Asparagus Price 2014

Just a quick update…we realized we left out the price per pound on asparagus in the post below.  This year we’ll be asking $4/pound for fresh asparagus.

Asparagus Orders

Hello everyone!
After a winter that seemed to go on forever, the ground is warming up and that means the asparagus will be making its appearance soon!

We wanted to fill you in on some details about how to order your fresh asparagus this spring, as we are making some changes from last year on how we deal with orders.

Beginning now, we will take orders by e-mail, phone (660-342-1771), or Contact Us form on our website ONLY (no orders by social media including  comments on blog posts please!) for a specific poundage of asparagus.  We will fill these orders in the order we receive them when the asparagus comes up.  When we have enough asparagus to fill your order you may pick up your order in Kirksville.  We’ll establish the days of the week we will be bringing the asparagus orders to town, pick-up times, and location of pick-up, at a future date.

If you place an order and state which date you will be picking it up that week,  please make sure to show up at the specified time and place to  pick up your asparagus.  If you don’t show up we will assume you have decided you did not want (or could not because something came up) your order and it will be applied to the next person’s order in line.  We know “life happens” and you just had something happen to prevent picking up your order.  Please just re-order and we will put you in line for the next available asparagus.  We want to keep the asparagus as fresh as possible from cutting to you and that is the reason for this protocol.

When the asparagus comes up, we’ll notify everyone we have on our e-mail list and those who are following the website.  If you want to be added to our e-mail list, please let us know by e-mailing or calling.

End of a Surprising Season

We have come to the end of the 2013 season and what a surprise it was.   Due to the late winter, rain, and fairly mild temperatures the berries did extremely well despite the 50 year drought last year.   I had also pruned very heavily due to a large amount of diseased canes.   So I am very thankful for the bounty.  What was really nice is the berries stayed rather large most of the way through.    We had very good customer turnout from all over the region, Kirksville being, of course, about 80% of our patrons.  We had quite a few who were new to our farm and also blueberry picking.  That is very exciting too.

With all that being said, I want to say “praise God from whom all blessings flow.”  He causes His rain to rain on the just and unjust.  That means that if you are alive, it is because God has allowed you to be.  If God withheld His protection from us we would not be alive for one millisecond.  And I am definitely being treated better than I deserve (as Dave Ramsey would say).  Men think they are really in control but the truth is that God is in control. He is Holy (totally “other” than us), righteous, just, and loving.    I am eternally grateful for his eternal gift of Jesus Christ.  The Father willed that His beloved Son would be crushed on the Cross for me.  That while I was still His enemy, Christ died for me (Romans 5).

So, I quote to you a section from I Corinthians 15:

“Now, brothers and sisters, I want to remind you of the gospel I preached to you, which you received and on which you have taken your stand. 2 By this gospel you are saved, if you hold firmly to the word I preached to you. Otherwise, you have believed in vain.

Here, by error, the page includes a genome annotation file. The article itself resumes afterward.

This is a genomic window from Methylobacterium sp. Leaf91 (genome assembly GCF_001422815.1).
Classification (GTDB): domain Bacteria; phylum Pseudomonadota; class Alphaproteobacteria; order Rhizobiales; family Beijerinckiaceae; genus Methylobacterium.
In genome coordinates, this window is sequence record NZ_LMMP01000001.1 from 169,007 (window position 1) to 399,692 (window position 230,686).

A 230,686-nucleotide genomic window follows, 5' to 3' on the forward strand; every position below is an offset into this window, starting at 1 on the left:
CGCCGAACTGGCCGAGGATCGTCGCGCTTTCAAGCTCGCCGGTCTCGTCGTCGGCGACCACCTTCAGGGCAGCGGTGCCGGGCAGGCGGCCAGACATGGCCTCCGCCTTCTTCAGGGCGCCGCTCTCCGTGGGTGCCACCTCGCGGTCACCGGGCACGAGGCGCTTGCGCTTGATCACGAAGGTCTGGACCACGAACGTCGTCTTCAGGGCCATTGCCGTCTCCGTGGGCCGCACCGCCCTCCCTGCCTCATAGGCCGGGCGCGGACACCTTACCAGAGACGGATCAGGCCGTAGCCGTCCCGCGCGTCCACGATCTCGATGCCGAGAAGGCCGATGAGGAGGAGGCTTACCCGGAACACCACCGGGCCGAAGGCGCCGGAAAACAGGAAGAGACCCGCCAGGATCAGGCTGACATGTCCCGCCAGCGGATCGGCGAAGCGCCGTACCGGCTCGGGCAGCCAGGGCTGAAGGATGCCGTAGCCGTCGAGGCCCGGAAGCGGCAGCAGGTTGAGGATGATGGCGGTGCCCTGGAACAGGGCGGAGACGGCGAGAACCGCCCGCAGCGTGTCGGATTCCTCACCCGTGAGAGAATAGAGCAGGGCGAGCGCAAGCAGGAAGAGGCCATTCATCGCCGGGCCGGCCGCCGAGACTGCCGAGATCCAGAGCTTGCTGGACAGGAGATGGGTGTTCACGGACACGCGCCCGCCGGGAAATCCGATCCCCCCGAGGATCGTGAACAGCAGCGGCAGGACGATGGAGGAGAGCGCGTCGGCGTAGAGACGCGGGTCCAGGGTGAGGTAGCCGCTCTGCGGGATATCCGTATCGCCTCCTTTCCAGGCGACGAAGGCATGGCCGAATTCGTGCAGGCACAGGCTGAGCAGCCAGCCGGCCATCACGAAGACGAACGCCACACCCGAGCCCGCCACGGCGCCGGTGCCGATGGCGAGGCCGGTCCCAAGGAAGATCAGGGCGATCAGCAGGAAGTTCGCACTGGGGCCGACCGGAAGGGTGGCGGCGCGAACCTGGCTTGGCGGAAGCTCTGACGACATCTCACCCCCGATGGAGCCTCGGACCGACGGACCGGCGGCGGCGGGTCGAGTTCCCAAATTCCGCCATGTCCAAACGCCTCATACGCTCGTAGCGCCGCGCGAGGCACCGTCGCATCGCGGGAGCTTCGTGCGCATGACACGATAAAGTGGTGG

3 For what I received I passed on to you as of first importance: that Christ died for our sins according to the Scriptures, 4 that he was buried, that he was raised on the third day according to the Scriptures, 5 and that he appeared to Cephas, and then to the Twelve. 6 After that, he appeared to more than five hundred of the brothers and sisters at the same time, most of whom are still living, though some have fallen asleep. ”

Some of you may wonder about this, the Gospel (good news).  If you ever would like to know more, please feel free to contact me.  It’s my whole reason for living!

Ok, so just a “heads up”  for next year…

We should have quite a bit of asparagus for the  Spring of 2014 (Lord willing).  We are changing how we deal with orders.  When the time comes that it is ready to pick, we will notify everyone we have on our list.  If you want to be added to our e-mail list, please let us know via e-mail or call.   When that time comes we will take specific orders for a specific amount of poundage.  The orders will be taken Monday through Friday, and we will have a specific time and place for all to pick up their orders at a designated  place in Kirksville.  This will insure that the asparagus we bring to you will be the freshest possible.  Many people commented on how tender and delicious our asparagus was this year.   So that is just a  preview.  We will post more specifics next spring.

Blessings in Christ,

Robert (Blueberry Bob)

Irrigation

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Unravelling a roll of drip tube is a bit tricky.  If one gets careless about it one may end up with one great big tangled mess.

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…it’s kind of like working with a lariat rope.

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….one person is taking off the roll and another is pulling it up the hill.   Teamwork!

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Attaching the drip tube to the riser is a snap (and twist).

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A bit tricky pushing the tube onto the connection.

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Gotta get the tube next to the plants.

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Cutting the tube off the end.  Notice the built in emitter inside the tube to the left.   This is where the water drip out at a rate of approximately .5 gal per hour.

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Need to remember to close off the end of each drip tube with a “figure eight” closure.

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That’s all there is to it……well, actually there was quite a bit of work that took place last fall in putting all the main water line and electrical signal wires etc…  This was just the “icing on the cake”

Great asparagus info

If you’re interested in asparagus, check out this link with some really interesting facts about asparagus.  http://www.asparagus.org/maab/facts.html